If ROSC occurs, blood flow returns to the ischemic neurons, and the brain is exposed to a natural inflammatory response and free oxygen radicals that were released systemically during the arrest.4 Both swelling and free oxygen radicals damage lipids, proteins and the DNA of neuron cells. All of this causes irreversible cell damage. Free oxygen radicals irreparably damage neuron membranes.2 This triggers a cascade of events that promotes injury to nearby cells, worsening the injury size. Additionally, ischemia causes a weakening of the cellular blood-brain barrier, which allows for additional fluid shifts from the bloodstream into intracellular and interstitial spaces. This worsens cerebral edema.4
While this occurs, cardiac tissues are also stressed and consuming oxygen at an accelerated rate as they, too, try to compensate for an extended period of ischemia. During this time ischemic cardiac cells are prone to triggering atrial and ventricular dysrhythmias. Transient post-cardiac arrest tachycardias are common and in general should not be treated, as they are typically benign. Sustained life-threatening tachydysrhythmias such as ventricular tachycardia or supraventricular tachycardia (SVT) require treatment.
A systemic inflammatory response is the body’s natural response to a major body insult and can be described as generalized inflammation and swelling. It is diagnosed by the presence of any two of the following:
- Temperature less than 96.8°F or greater than 100.4°F;
- Heart rate greater than 90 bpm;
- Respiratory rate greater than 20 or PaCO2 less than 32 mmHg;
- White blood cell count less than 4,500 l/mm3 or greater than 10,000 l/mm3.
This inflammatory response leads to a shifting of fluids into interstitial spaces and vasodilation, both of which may exacerbate hypotension. Additionally these fluid shifts increase the amount of fluid between cells and capillaries, which makes it more difficult for cells to receive oxygen and offload waste products, including carbon dioxide and lactic acid (Figure 1). As a result, already irritable organs are stressed even further and may show signs of dysfunction. Organs that are particularly sensitive to dysfunction include the liver, kidneys and brain.7
Finally, think of the cardiac arrest as a sign of an underlying issue that caused it. This could be a myocardial infarction, primary respiratory arrest, myocardial trauma, etc. As long as this trigger remains uncorrected, the patient is likely to go back into cardiac arrest. Thus, in addition to managing the cardiac arrest itself, the underlying cause must also be managed.
Actions and Effects
The goal of TH is to halt the physiologic events occurring during post-cardiac arrest syndrome and thereby minimize damage to the body’s organs, particularly the brain. This works because cooling tissues is believed to reduce metabolic demands, the production of free radicals and the volume of inflammatory cytokines.3 Cytokines are messenger chemicals responsible for the inflammation and fluid shifts that occur during an inflammatory response.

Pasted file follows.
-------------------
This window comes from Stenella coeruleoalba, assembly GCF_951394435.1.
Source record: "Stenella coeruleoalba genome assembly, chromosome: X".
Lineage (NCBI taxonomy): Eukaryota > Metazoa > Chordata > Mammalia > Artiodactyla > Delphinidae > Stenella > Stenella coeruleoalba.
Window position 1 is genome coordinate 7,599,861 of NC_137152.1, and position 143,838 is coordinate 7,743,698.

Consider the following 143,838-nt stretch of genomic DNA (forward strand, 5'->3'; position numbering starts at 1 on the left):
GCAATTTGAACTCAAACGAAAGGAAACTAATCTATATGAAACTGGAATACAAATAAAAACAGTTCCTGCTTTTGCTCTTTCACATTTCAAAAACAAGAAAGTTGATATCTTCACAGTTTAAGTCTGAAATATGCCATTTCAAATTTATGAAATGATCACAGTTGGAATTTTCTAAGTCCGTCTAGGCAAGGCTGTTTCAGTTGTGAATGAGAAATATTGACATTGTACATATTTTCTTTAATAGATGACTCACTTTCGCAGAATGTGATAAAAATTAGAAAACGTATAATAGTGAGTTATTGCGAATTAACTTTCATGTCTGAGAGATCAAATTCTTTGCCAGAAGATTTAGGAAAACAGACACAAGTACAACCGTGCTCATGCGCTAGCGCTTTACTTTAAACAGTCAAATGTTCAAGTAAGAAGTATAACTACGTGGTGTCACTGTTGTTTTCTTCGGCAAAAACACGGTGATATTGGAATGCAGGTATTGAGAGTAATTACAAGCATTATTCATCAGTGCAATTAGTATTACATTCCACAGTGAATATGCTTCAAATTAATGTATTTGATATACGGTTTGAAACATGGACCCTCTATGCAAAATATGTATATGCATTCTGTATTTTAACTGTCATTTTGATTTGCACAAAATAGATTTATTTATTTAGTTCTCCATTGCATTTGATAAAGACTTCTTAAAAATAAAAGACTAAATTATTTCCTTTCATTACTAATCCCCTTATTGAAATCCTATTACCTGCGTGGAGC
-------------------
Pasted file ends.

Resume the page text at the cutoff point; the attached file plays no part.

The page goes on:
When the body is cooled from its baseline of 37°C (98.6°F) to 31°–34°C, the following occurs:2,4
- Neuronal metabolic rate decreases;
- Neuron membranes are stabilized;
- Minimal buildup of glutamine and dopamine;
- Reduced production of free oxygen radicals;
- Chemical pathways responsible for cellular apoptosis (cell death process) halt;
- Pro-inflammatory cytokines are reduced;
- The blood-brain barrier is preserved and enhanced;
- The function of mitochondria, the cell’s energy powerhouse, improves;
- Cellular survival pathways improve;
- Microthrombi formation is limited.
While the physiology limiting some of these events is understood, how cooling positively influences many of these cascades is not. While the mechanisms enhancing the cellular survival pathways are not known, it is well known that microthrombi develop in the arterioles during and following the hypotension and stagnant blood flow that occur during and following cardiac arrest. These impair circulation and cause tissues to become hypoxic. Hypothermia is known to impair the clotting cascade, and as a result fewer of these microthrombi develop.
Some of these actions are understood. With cooling there is a measurable decrease in cerebral edema because fewer cytokines are available to trigger swelling.2 Normally ischemic neurons work in overdrive to compensate for becoming ischemic. The result is a local increase in formation of free oxygen radicals. However, intracellular metabolism slows during TH, leading to a decreased oxygen demand and decreased neuron workload, which results in fewer free oxygen radicals being released. This allows ischemic and injured neurons time to heal and reduces overall damage. The result is limited central nervous system injury following cardiac arrest.4